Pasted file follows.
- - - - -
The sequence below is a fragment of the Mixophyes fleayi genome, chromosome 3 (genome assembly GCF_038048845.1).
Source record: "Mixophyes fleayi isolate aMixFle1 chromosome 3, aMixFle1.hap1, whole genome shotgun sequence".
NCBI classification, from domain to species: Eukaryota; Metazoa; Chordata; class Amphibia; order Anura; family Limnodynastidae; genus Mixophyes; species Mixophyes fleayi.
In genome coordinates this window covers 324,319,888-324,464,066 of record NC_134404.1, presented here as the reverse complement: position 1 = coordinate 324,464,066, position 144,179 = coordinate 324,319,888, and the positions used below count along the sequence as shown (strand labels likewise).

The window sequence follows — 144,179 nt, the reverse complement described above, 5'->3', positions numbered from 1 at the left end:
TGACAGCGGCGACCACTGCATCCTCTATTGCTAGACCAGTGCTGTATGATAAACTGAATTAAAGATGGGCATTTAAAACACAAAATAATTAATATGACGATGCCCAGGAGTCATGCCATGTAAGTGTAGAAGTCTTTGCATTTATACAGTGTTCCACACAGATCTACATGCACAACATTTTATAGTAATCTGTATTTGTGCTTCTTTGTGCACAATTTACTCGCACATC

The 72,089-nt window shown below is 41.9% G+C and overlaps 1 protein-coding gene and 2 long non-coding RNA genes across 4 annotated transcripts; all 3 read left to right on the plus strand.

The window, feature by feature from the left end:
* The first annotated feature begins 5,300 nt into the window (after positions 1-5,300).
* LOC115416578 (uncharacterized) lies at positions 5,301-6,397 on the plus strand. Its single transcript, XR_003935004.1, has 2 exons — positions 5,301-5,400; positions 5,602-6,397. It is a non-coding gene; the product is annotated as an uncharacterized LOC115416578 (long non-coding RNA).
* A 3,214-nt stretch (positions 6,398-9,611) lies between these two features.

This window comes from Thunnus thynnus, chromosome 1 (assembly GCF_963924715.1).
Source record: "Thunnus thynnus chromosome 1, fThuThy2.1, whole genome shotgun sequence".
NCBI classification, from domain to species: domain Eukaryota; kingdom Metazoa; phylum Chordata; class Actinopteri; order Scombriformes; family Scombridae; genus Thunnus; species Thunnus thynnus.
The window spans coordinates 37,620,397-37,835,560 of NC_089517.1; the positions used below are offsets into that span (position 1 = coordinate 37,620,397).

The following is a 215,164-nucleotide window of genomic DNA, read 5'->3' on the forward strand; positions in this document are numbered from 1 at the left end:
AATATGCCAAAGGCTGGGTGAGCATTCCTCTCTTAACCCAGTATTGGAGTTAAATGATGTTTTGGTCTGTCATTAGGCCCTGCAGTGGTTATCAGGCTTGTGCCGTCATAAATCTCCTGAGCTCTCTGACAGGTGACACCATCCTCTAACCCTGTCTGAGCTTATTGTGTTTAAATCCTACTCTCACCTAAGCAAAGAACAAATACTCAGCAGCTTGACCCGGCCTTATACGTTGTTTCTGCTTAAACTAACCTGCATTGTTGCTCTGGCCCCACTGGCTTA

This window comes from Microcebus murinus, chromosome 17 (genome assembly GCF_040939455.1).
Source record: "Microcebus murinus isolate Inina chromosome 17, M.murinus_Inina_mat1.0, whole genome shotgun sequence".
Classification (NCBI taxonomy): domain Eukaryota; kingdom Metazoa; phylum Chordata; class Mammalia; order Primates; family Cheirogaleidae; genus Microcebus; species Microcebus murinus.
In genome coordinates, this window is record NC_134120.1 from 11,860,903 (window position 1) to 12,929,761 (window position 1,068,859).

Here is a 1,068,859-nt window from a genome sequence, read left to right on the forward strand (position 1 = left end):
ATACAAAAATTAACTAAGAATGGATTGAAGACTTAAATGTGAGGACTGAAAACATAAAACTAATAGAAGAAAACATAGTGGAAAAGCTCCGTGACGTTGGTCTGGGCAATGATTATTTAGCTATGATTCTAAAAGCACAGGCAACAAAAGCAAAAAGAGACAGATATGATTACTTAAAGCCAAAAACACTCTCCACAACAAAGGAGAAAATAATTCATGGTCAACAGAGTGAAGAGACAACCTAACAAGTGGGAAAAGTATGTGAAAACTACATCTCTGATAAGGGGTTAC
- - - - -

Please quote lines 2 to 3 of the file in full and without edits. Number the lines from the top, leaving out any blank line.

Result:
Source record: "Mixophyes fleayi isolate aMixFle1 chromosome 3, aMixFle1.hap1, whole genome shotgun sequence".
NCBI classification, from domain to species: Eukaryota; Metazoa; Chordata; class Amphibia; order Anura; family Limnodynastidae; genus Mixophyes; species Mixophyes fleayi.